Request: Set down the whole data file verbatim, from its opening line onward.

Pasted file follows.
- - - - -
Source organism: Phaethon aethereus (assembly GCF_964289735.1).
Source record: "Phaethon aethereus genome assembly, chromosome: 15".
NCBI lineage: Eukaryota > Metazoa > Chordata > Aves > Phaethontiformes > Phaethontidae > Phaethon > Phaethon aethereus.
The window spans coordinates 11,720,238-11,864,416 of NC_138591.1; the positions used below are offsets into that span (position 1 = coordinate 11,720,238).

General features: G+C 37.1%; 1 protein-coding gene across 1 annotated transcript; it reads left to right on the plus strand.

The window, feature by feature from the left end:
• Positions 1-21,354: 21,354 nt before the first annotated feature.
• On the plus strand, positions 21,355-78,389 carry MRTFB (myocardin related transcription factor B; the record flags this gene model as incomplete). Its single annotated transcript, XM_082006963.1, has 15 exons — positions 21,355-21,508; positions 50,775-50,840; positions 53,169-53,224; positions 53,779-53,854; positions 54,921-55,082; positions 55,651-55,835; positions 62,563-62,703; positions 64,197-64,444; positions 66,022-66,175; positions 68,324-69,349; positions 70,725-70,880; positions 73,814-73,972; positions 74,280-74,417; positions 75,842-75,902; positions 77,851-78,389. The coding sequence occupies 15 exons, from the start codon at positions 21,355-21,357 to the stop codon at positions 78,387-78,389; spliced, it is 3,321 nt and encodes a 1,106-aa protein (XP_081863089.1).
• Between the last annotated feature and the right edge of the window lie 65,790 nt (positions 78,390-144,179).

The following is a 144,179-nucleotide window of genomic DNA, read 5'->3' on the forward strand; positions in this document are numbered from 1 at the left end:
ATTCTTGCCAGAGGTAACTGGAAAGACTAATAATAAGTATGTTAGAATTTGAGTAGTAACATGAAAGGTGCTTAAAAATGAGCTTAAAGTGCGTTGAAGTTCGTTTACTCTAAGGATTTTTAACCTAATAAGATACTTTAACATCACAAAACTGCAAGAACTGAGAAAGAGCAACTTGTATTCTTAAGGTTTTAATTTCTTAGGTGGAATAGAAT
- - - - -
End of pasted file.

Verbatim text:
Source organism: Phaethon aethereus (assembly GCF_964289735.1).
Source record: "Phaethon aethereus genome assembly, chromosome: 15".
NCBI lineage: Eukaryota > Metazoa > Chordata > Aves > Phaethontiformes > Phaethontidae > Phaethon > Phaethon aethereus.
The window spans coordinates 11,720,238-11,864,416 of NC_138591.1; the positions used below are offsets into that span (position 1 = coordinate 11,720,238).

General features: G+C 37.1%; 1 protein-coding gene across 1 annotated transcript; it reads left to right on the plus strand.

The window, feature by feature from the left end:
• Positions 1-21,354: 21,354 nt before the first annotated feature.
• On the plus strand, positions 21,355-78,389 carry MRTFB (myocardin related transcription factor B; the record flags this gene model as incomplete). Its single annotated transcript, XM_082006963.1, has 15 exons — positions 21,355-21,508; positions 50,775-50,840; positions 53,169-53,224; positions 53,779-53,854; positions 54,921-55,082; positions 55,651-55,835; positions 62,563-62,703; positions 64,197-64,444; positions 66,022-66,175; positions 68,324-69,349; positions 70,725-70,880; positions 73,814-73,972; positions 74,280-74,417; positions 75,842-75,902; positions 77,851-78,389. The coding sequence occupies 15 exons, from the start codon at positions 21,355-21,357 to the stop codon at positions 78,387-78,389; spliced, it is 3,321 nt and encodes a 1,106-aa protein (XP_081863089.1).
• Between the last annotated feature and the right edge of the window lie 65,790 nt (positions 78,390-144,179).

The following is a 144,179-nucleotide window of genomic DNA, read 5'->3' on the forward strand; positions in this document are numbered from 1 at the left end:
ATTCTTGCCAGAGGTAACTGGAAAGACTAATAATAAGTATGTTAGAATTTGAGTAGTAACATGAAAGGTGCTTAAAAATGAGCTTAAAGTGCGTTGAAGTTCGTTTACTCTAAGGATTTTTAACCTAATAAGATACTTTAACATCACAAAACTGCAAGAACTGAGAAAGAGCAACTTGTATTCTTAAGGTTTTAATTTCTTAGGTGGAATAGAAT